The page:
Things Indian

That was a time when India, and Indians, were very much on the English mind. The East India Company was pouring the wealth of India into England and it was every adventurous young man's ambition to make his fortune in the East. India was, clearly, the flavour of the age when Queen Victoria and her beloved consort, Prince Albert of Saxe-Coburg-Gotha, decided to find an island retreat of their own, and they discovered Wight, far from the starch of the mainland. Here, they chose Osborne House. We drove into their enormous estate where manicured green lawns, spreading cedars and beds of well-tended flowers framed a three-storeyed, Italianate, palace made of pale yellow, almost golden, stone. But though the first sight of Osborne House is impressive we were particularly struck by the interiors. Queen Victoria, before, and to a greater extent after, she became Empress of India in 1876, was more and more influenced by India and things Indian. There are portraits of the younger son of Maharaja Ranjit Singh, Duleep Singh, his wife "Maharanee Bamba" and their son Victor Albert hanging in the Durbar Corridor. There are two portraits of Abdul Karim, the Queen's Indian Secretary who taught her Hindustani. She also commissioned the Austrian artist, Rudolph Swoboda to go to India and paint portraits of Indian people. He was away for two years and his Indian portraits also hang in the Durbar Corridor. The Corridor is outside the Durbar Hall. This magnificent room, replicating a royal durbar hall of an Indian Maharaja, was designed by Lockwood Kipling, father of Rudyard Kipling, and decorated by an Indian artisan named Ram Singh. It was built between 1890 and 1891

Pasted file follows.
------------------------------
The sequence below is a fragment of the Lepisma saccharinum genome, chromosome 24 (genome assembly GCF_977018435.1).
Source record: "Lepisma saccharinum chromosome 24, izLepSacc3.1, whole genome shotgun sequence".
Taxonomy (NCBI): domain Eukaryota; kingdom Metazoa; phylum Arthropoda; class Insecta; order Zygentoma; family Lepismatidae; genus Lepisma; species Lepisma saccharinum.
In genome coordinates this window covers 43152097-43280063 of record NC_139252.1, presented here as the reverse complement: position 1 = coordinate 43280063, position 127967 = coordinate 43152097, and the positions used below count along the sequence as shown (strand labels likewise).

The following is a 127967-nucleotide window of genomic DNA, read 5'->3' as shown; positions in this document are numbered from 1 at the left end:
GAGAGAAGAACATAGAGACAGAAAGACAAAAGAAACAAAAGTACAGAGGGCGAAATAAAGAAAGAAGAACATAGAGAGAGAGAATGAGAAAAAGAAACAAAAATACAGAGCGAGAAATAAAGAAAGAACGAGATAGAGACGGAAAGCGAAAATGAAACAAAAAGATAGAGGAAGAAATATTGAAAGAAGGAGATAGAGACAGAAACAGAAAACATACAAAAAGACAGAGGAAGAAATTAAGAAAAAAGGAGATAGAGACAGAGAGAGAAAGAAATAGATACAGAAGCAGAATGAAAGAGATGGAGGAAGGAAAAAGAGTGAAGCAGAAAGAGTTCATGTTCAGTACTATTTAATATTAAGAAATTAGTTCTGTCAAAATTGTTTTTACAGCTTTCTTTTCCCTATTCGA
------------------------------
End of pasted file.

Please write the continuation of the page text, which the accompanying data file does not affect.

Witness to the end

Victoria and Albert loved both Wight and Osborne. From here they planned the marriages of their children and grand-children in a royal web that netted Germany, Denmark, Russia, Prussia, Greece, Norway, Sweden, Romania and Spain. They spent her birthdays, together, in Osborne. And she died there, surrounded by her family, on January 22, 1901. Her body was carried from Wight, across the Solent, in the Royal Yacht. As Tennyson expressed it, both she and her Poet Laureate saw their "Pilot face to face, When (they had) crost the bar.." An age of great historical significance for the world had ended in a tiny island called Wight.

Quickfacts* Getting There: By Underground, taxi or bus from Heathrow Airport to the Train Station, and then by Britrail to Portsmouth. From the jetty take a ferry or hovercraft to Ryde on the Isle of Wight.
* Getting Around : By taxi, bus or cycle.
* Accommodation: To suit all budgets